The requirement for Jews to gather regularly for prayer in a minyan reinforces our collective purpose. The most powerful part of communal prayer differs for each of us. For some the music, words, poems, or sound of the shofar drew you here. For others, the most powerful part of forming a minyan are the conversations before and after services when we catch up with friends. In these moments we learn how to support each other and celebrate their simchas. Countless times I have received a message from someone on Sunday telling me that they heard that so-and-so was ill or having surgery when they were talking on Shabbat. As a community, we are then able to help by visiting them, bringing them food and letting them know that they are not alone. Praying, supporting and celebrating each other forms the basis of our collective purpose as a community.
The liturgical historian Rabbi Abraham Milgram reinforces this idea by suggesting that “praying with others brings a sense of connection and closeness and can strengthen the collective to focus on their prayers more deeply. By requiring a minyan for many fundamental rituals, Judaism encourages communal cohesion.”
Arriving at this conclusion, we might imagine that the need for ten Jews isn’t because it improves our prayers, but rather because it strengthens us all. Judaism encourages us to surround ourselves with others especially during our most significant moments, such weddings or after the death of someone we love.
Nothing can replicate putting an arm around someone when they are saying kaddish for their parents during a service, and this will be possible again, soon we hope. Still, we are grateful for the ability to connect in different ways during this “unprecedented” time. This is why we learned to quickly embrace the “breakout room” feature of Zoom, so that during a service people had dedicated time to connect with each other and to build relationships with friends old and new.
For those of you who are joining us online because of COVID, or simply because it’s more convenient, we include you in our minyan and we feel your presence. Thank you for joining. For everyone who is here physically, whether you are returning home for the first time or have been worshiping with us since June, we count you too. Thank you for joining. No matter how we connect, in person, via Zoom or over the livestream, everyone at CMI is counted as an essential part of our community.
Harnessing our collective resources to make a difference outside of these walls is an equally-necessary part of our community’s purpose. Rabbi Joseph Telushkin, prolific author and scholar teaches us that communal prayer helps prevent us from focusing only on our own needs. He writes that: “the rabbis apparently felt that public prayers are more apt to be offered for that which benefits the entire community, whereas individuals often pray for that which benefits only themselves.” The idea that prayer should connect us with a greater purpose is reinforced in the Talmud when Rabbi Yochanan declares that one must only pray in a space with windows. In fact our majestic sanctuary was built intentionally with so many windows because CMI has been connected to our larger community for generations.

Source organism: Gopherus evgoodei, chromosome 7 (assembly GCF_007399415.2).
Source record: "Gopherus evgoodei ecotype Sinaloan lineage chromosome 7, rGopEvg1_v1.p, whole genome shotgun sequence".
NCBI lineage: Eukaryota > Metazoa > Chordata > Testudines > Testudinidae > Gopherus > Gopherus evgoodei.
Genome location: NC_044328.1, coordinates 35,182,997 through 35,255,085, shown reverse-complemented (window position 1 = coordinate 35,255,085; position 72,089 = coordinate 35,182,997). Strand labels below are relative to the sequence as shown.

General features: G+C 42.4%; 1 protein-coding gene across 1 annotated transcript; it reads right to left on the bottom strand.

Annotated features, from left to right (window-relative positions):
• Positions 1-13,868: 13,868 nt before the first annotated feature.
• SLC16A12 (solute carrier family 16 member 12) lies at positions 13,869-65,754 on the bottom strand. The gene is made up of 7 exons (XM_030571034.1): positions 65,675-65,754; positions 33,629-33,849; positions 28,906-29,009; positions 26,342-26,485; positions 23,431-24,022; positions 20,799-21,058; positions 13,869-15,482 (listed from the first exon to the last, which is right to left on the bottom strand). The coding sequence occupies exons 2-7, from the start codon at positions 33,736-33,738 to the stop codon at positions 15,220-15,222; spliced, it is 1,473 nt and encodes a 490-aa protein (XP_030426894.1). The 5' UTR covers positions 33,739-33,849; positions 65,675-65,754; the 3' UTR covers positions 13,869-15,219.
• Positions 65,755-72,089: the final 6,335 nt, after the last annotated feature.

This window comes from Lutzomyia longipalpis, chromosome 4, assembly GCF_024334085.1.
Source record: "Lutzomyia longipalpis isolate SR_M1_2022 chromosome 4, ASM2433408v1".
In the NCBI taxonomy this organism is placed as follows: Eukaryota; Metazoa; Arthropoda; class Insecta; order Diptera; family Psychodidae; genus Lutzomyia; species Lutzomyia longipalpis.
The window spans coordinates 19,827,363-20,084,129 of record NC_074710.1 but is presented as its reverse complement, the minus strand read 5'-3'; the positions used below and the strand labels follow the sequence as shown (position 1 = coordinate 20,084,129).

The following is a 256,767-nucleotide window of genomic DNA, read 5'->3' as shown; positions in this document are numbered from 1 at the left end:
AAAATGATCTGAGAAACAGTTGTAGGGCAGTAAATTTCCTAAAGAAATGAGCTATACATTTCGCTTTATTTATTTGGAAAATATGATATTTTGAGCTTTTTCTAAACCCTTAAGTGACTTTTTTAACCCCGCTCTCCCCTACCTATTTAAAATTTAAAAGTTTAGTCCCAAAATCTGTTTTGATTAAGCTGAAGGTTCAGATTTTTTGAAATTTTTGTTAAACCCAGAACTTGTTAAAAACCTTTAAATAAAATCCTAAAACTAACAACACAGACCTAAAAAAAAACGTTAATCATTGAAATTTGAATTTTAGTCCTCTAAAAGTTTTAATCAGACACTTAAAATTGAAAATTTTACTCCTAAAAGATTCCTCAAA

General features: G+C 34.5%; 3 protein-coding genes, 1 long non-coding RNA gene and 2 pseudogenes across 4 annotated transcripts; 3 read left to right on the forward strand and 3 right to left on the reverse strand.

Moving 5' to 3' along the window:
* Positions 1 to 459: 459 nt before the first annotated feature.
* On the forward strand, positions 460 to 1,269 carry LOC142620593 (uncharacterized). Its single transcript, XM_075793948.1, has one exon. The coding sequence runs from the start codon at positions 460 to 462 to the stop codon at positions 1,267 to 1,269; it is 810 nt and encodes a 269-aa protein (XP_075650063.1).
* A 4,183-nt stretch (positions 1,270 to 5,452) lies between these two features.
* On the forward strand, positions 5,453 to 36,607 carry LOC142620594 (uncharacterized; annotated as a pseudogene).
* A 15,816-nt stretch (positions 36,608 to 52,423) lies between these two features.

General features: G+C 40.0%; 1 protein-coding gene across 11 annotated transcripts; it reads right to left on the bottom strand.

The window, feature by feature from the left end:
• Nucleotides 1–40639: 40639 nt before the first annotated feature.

We continued looking outward during the pandemic. During the past year we continued providing support to people in need in our larger Greater New Haven community. The Peah garden continued to provide hundreds of pounds of fresh food to local food pantries. When we couldn’t house our Abraham’s tent guests here at the synagogue we raised over $4,000 in just a few weeks to house them in safe housing where they could continue to protect themselves from COVID. Participants in Life is Delicious volunteered to pack meals for a local soup kitchen, Chevra Hands made hundreds of masks for the Fairhaven clinic, and we continued to care for our JCARR families while resettling a new family just last week! Additionally, our confronting racism program drew over 40 participants each month as we challenged ourselves to learn how we create a more equitable society. [point to windows] These windows, whether we see them or hold them in our minds, continually remind us of our obligation to help others.
On Yom Kippur we will read the words “Atem Nitzavim Hayom Kulchem, lifnei Adonai Eloheichem, You stand this day, all of you before your God – you tribal heads, you elders, and you officials, all the men of Israel, you children, you women, even the stranger in your camp, from the woodchopper to the water drawer, from those in person to those online, – to enter into the covenant of God…in order to establish you as God’s people…both those who are standing here this day…and those who are not here this day.” Anachnu nitzavim hayom, we are all here today, all of us, to celebrate a new year, a year filled with hope, filled with fear of the unknown, and certainly filled with love and care for each other. We have entered into a covenant with each other at CMI, a covenant of support, celebration and tikkun olam. Whatever this year brings, new variants and new challenges, we will face it together.
Judaism teaches us that even when there are hundreds of people gathered for prayer as is the case tonight, we see ourselves as essential to the minyan. For generations, each member of CMI has stood and answered the call when needed, knowing that we each bring a unique gift to our community.
Tonight, we enter the year 5782. May our sacred community give us strength, courage and hope.
L’shanah tova u’metuka, may you have a sweet, healthy, and happy new year.
 Numbers 14:27
 Mishnah Megillah 4:3
 Three Types of Community. https://rabbisacks.org/covenant-conversation-vayakhel-pekudei-two-types-of-community/
 Jewish Literacy. Rabbi Joseph Telushkin. Pg. 643 (section 332)
 Talmud Bavli 34b:29
 Deut 29:9-14